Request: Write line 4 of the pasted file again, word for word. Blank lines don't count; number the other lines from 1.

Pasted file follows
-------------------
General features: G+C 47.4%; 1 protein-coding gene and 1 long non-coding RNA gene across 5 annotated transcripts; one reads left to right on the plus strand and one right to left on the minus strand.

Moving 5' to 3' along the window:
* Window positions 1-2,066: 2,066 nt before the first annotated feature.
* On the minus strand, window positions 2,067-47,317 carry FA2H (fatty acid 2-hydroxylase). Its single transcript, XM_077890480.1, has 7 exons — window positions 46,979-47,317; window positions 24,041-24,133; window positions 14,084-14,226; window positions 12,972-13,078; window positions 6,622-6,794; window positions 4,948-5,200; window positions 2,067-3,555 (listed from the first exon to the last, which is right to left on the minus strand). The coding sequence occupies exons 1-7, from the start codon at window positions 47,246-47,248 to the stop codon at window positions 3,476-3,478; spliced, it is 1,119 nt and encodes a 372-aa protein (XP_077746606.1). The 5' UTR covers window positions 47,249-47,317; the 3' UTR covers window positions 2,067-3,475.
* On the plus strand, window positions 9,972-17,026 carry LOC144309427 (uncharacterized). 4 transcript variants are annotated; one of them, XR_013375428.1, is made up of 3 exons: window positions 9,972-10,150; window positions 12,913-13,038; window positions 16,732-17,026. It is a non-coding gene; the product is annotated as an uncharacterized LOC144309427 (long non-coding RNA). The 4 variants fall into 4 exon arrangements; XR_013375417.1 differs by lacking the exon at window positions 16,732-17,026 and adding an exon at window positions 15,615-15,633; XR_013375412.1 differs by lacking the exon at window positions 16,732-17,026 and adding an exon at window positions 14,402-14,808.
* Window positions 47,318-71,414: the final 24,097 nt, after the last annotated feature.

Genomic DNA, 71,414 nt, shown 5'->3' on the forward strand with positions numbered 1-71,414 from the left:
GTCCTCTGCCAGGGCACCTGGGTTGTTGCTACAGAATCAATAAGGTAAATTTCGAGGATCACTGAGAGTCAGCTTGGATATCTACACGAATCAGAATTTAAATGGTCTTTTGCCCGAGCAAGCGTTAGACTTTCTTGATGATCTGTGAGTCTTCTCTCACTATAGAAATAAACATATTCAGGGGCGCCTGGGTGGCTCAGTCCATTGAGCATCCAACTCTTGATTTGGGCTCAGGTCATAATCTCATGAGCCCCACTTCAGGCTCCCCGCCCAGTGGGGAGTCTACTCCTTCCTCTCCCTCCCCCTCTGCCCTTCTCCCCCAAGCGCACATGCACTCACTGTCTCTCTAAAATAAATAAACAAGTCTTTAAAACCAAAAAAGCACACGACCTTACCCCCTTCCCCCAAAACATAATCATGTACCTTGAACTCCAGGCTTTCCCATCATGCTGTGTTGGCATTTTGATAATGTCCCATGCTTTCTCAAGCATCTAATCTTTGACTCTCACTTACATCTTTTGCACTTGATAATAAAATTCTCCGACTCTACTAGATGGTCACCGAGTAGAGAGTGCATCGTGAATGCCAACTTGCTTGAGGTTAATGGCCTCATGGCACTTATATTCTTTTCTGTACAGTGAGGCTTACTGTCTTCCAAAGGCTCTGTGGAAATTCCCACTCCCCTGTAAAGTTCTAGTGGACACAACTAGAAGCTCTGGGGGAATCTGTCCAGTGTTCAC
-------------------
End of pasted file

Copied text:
* On the minus strand, window positions 2,067-47,317 carry FA2H (fatty acid 2-hydroxylase). Its single transcript, XM_077890480.1, has 7 exons — window positions 46,979-47,317; window positions 24,041-24,133; window positions 14,084-14,226; window positions 12,972-13,078; window positions 6,622-6,794; window positions 4,948-5,200; window positions 2,067-3,555 (listed from the first exon to the last, which is right to left on the minus strand). The coding sequence occupies exons 1-7, from the start codon at window positions 47,246-47,248 to the stop codon at window positions 3,476-3,478; spliced, it is 1,119 nt and encodes a 372-aa protein (XP_077746606.1). The 5' UTR covers window positions 47,249-47,317; the 3' UTR covers window positions 2,067-3,475.